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This article first appeared in Commercial Risk Europe.
For the insurance market, there has arguably been no greater potential for growth and innovation in recent years than that provided by blockchain, or distributed ledger technology. To realise this potential and reap the benefits of blockchain, it is widely acknowledged that collaboration across the value chain will be vital.
A number of recent announcements towards the end of 2017 and transactions in the commercial insurance space have already echoed this sentiment and have involved large scale cross-market collaboration. This trend coincides with blockchain enabled platforms being deployed in live scenarios, rather than being limited to proof-of-concept experimentation.
In the trade finance space, a global logistics company, AIG, Standard Chartered Bank and TradeIX partnered to establish the first blockchain-enabled platform for the streamlined purchasing of trade finance invoices. AIG will provide the credit risk mitigation supporting the underlying trades.
Managing global invoice payments can be time-consuming and inefficient for those operating in the logistics market. The unique requirements of trading partners mean logistics firms often establish multiple, local, trade finance programmes, which can involve duplication, inefficiencies and minimal standardisation across the organisation.
These challenges make it harder for logistics firms to optimise working capital and have effective visibility of compliance and counterparty risk. Through the transaction, the parties involved partnered to create a secure and more efficient solution in relation to trade finance invoicing leveraging blockchain technology.
Having advised on this and other blockchain platforms in the insurance and banking sectors, we are increasingly seeing that it is the insurance industry that can lead and facilitate innovation in the use of blockchain type technologies, ultimately to the benefit of its client base and counterparties. It follows other high profile announcements around blockchain-enabled platforms seeking efficiency gains for end users.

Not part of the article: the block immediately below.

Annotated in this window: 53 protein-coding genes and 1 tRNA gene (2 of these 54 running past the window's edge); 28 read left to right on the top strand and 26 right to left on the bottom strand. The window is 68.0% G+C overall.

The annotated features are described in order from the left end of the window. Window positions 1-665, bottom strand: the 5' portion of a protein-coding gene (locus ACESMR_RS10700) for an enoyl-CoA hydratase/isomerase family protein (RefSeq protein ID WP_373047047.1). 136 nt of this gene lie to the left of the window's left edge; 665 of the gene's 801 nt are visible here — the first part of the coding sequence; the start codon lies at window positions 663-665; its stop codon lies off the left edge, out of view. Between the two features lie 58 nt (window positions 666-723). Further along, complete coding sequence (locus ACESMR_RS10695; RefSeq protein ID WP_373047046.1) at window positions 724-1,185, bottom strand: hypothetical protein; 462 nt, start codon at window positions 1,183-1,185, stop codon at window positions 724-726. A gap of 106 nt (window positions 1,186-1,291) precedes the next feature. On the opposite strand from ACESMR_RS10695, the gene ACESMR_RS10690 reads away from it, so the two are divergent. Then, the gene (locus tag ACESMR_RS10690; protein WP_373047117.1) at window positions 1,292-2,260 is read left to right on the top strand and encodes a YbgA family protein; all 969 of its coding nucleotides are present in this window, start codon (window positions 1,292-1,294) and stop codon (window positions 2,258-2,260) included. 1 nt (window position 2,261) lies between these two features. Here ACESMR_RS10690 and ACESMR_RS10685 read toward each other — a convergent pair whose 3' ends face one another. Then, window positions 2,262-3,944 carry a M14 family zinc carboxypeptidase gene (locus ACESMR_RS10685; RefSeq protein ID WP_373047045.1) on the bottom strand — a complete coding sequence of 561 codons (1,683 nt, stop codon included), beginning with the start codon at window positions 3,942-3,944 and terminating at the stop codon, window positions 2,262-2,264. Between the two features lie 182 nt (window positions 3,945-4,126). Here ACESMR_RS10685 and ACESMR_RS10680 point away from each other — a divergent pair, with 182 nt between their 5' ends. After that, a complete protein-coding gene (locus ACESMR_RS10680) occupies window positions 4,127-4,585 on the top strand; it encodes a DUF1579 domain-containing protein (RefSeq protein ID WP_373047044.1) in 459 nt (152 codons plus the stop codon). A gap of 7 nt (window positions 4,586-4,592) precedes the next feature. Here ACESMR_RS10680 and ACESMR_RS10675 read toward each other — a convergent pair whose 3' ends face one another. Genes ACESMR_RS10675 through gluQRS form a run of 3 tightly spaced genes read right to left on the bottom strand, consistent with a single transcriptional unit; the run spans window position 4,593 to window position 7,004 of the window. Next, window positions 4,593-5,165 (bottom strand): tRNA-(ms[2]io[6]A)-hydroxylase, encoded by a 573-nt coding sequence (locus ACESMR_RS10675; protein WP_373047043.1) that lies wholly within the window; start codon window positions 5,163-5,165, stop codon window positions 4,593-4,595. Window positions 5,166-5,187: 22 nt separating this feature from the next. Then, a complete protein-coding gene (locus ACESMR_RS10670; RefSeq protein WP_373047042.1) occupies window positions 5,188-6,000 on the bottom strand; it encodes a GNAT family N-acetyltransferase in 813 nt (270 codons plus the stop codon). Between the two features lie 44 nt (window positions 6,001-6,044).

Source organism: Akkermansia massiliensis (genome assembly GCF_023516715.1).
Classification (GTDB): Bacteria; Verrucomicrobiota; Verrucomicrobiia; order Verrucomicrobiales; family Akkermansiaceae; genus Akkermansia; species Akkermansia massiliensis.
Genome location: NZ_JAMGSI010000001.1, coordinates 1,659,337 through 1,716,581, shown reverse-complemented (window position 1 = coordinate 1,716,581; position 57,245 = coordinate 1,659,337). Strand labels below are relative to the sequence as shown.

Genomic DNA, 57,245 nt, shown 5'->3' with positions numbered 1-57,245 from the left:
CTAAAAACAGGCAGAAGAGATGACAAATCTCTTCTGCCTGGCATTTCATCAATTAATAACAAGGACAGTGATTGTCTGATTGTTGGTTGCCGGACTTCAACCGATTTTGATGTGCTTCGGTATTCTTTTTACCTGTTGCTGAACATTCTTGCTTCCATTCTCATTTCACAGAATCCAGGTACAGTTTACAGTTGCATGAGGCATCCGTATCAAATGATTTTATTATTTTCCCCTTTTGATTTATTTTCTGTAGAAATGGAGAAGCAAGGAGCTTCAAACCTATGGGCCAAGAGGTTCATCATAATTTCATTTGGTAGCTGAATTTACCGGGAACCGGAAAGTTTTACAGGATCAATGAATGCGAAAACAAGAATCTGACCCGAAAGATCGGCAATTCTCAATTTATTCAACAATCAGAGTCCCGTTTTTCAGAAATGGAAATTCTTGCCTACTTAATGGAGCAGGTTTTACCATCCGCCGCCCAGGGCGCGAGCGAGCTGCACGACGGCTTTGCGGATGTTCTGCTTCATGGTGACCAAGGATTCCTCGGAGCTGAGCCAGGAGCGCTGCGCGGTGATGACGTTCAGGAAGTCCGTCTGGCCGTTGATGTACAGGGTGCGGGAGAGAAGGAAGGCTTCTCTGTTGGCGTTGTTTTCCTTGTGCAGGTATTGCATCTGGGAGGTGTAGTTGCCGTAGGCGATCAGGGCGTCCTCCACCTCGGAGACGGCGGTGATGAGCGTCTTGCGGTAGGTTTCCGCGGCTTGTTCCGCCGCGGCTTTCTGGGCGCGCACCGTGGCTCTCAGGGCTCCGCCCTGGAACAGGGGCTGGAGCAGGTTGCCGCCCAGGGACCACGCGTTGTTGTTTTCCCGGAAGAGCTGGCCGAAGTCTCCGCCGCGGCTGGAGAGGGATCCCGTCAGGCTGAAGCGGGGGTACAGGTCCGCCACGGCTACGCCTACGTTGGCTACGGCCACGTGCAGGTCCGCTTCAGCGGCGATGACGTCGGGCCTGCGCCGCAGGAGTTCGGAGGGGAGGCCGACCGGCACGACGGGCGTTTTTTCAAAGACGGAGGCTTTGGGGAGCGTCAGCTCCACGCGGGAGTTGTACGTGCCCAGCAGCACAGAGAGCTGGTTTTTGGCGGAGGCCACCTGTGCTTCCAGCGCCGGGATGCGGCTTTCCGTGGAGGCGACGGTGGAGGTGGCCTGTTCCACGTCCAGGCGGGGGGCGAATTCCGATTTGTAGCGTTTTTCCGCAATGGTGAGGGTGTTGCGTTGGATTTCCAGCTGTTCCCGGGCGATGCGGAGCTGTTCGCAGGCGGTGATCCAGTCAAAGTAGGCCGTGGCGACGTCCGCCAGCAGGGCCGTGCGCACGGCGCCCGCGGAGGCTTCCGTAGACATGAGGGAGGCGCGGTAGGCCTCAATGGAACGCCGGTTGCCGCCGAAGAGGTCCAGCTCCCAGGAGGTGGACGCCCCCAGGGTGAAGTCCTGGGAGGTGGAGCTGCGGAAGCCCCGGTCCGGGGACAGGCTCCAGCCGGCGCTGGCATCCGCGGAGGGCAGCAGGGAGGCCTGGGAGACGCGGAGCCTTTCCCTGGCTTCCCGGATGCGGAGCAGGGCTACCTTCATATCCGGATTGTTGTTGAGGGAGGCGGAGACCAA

These include B3i’s (the industry consortium involving SCOR, Munich Re, Swiss Re and others) blockchain based smart contracts management system for reinsurance transactions. B3i’s platform is seeking ultimate possible productivity gains of up to 30% across the whole value chain. A multi-party developed platform to secure and streamline marine insurance processes has also been announced recently.
Not only could such platforms lead to a fundamental change in how insurance transaction participants transact and share data, they could also alter the traditional controllers of such transactions. Before, investment banks and the large insurance brokers would structure deals across value chains. Now, the efficiencies generated by these technologies have given other participants, such as insurers, end users and platform providers, the chance to drive, structure and lead these innovations in 2018 and years to come.
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